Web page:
For more than two months, Qatar has been under a political and economic blockade led by Saudi Arabia. Just last week, Qatar approved a draft law that gives permanent residency status to certain noncitizens, including children of Qatari women married to non-Qatari men.
By pushing through domestic policy goals that will reshape not only the country but the Gulf Cooperation Council (GCC) as a whole, this move is an indication that the Qatari leadership is using this crisis to its advantage.
In line with the GCC, Qatar has always enforced citizenship laws that pass down citizenship only from father to child. Being born in Qatar gives one no claim to citizenship: Even children of Qatari women married to non-Qatari men do not get citizenship upon birth.
Qatar’s new law is the first in the union to bestow noncitizens with the economic benefits akin to those under full citizenship — including free education, free health care, and preferential hiring — as well as the stability of permanent residency rather than temporary visas that must be renewed annually.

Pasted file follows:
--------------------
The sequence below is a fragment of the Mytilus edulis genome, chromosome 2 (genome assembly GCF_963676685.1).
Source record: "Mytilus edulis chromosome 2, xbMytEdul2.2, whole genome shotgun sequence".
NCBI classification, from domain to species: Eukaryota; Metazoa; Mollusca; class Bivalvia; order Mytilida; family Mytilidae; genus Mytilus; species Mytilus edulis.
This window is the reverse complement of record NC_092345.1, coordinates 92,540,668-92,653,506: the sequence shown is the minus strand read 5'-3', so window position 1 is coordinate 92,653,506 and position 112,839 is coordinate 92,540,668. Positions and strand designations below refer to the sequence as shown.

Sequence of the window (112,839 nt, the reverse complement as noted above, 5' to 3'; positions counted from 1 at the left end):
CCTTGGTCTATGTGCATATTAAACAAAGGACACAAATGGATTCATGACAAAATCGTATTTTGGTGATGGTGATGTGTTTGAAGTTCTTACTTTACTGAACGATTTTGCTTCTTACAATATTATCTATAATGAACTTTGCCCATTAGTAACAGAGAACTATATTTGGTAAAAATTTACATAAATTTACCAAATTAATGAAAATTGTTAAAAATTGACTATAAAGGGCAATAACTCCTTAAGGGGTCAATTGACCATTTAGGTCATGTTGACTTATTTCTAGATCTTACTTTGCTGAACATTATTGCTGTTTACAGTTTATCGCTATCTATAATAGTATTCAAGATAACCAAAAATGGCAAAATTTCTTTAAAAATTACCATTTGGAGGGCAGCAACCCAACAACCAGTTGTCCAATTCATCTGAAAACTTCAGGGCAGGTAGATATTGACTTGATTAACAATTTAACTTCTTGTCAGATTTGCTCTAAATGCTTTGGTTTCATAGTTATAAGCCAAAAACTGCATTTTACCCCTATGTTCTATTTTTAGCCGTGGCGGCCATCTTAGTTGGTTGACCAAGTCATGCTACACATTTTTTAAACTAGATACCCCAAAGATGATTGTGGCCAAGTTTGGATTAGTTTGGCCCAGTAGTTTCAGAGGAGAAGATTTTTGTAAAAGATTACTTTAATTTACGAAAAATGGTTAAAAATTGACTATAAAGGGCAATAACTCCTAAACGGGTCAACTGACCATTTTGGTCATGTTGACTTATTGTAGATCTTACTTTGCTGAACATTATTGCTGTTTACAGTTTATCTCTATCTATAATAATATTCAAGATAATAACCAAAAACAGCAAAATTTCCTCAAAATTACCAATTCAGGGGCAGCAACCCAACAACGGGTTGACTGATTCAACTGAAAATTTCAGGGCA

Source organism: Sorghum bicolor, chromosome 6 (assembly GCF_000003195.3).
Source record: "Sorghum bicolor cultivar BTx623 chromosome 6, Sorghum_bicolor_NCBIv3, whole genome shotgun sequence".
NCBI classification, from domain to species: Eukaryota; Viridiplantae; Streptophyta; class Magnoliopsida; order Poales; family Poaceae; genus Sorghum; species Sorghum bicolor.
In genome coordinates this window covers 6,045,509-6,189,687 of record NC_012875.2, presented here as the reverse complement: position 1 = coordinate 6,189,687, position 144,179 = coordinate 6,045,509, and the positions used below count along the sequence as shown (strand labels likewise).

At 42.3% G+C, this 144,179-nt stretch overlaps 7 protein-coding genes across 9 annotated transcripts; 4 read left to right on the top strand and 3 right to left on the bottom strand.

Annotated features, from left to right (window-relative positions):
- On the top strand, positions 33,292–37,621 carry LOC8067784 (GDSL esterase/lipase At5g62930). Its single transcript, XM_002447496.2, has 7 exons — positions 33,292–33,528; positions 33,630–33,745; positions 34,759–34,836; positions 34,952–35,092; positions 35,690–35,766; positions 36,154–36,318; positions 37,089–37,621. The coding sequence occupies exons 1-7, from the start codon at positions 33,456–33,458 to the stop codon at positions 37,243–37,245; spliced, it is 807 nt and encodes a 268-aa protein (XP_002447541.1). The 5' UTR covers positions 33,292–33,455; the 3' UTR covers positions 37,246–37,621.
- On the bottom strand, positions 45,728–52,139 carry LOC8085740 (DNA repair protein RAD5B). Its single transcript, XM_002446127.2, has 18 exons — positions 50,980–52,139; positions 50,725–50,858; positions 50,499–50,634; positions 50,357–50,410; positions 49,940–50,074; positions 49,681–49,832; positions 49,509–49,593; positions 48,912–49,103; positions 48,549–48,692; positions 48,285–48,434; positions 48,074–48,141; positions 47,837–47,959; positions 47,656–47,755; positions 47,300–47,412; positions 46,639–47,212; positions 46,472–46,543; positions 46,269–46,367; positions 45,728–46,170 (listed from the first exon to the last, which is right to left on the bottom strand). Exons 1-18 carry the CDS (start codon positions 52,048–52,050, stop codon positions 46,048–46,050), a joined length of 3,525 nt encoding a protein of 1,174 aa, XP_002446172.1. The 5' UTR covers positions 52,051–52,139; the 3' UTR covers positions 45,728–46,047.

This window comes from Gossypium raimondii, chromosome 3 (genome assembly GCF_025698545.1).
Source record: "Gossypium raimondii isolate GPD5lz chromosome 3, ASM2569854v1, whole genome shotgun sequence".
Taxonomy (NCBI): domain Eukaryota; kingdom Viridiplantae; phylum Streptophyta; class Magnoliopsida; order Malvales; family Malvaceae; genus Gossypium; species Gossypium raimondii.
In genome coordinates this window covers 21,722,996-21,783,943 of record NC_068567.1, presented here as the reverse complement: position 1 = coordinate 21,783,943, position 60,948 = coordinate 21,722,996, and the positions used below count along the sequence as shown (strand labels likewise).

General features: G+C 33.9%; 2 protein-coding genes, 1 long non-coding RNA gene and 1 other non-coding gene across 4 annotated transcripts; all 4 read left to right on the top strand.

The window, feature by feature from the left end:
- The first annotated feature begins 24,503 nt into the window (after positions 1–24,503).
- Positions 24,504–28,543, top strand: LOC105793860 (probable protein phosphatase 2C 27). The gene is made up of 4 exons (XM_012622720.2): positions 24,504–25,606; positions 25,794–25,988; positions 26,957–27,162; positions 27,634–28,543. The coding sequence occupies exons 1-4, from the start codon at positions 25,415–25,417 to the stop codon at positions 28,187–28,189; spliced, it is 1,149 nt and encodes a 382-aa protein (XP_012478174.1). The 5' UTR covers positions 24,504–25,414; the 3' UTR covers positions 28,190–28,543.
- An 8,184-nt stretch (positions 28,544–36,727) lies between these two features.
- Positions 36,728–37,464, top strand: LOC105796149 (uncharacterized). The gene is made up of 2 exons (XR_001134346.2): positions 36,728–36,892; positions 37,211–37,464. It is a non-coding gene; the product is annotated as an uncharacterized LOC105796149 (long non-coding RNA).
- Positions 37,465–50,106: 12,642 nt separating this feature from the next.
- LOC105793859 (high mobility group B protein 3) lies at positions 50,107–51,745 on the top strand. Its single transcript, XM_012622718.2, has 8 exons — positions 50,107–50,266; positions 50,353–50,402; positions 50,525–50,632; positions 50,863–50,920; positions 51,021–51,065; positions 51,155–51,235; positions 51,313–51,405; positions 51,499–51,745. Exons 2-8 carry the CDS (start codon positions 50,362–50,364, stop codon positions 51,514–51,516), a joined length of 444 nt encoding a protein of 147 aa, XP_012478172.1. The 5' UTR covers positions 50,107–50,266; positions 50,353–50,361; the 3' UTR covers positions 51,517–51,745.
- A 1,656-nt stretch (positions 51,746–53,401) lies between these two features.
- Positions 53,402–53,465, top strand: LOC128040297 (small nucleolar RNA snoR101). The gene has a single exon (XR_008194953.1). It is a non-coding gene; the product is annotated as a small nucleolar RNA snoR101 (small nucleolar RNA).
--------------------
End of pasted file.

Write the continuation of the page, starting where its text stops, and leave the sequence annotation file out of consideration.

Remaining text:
Already, Qatar’s plans for increased taxes internally have been shelved: A promised “sin tax” on alcohol in July never materialized, suggesting that Qatar is less interested in making money than in keeping its expatriate community, including important business interests, happy. Qatar is also hinting that it will change the rules of foreign investment and ownership to attract additional business away from its blockading neighbors.
Source Credit: The Washington Post
Read full story: https://www.washingtonpost.com/news/monkey-cage/wp/2017/08/09/why-did-qatar-just-change-its-residency-laws/?utm_term=.039cfead46ae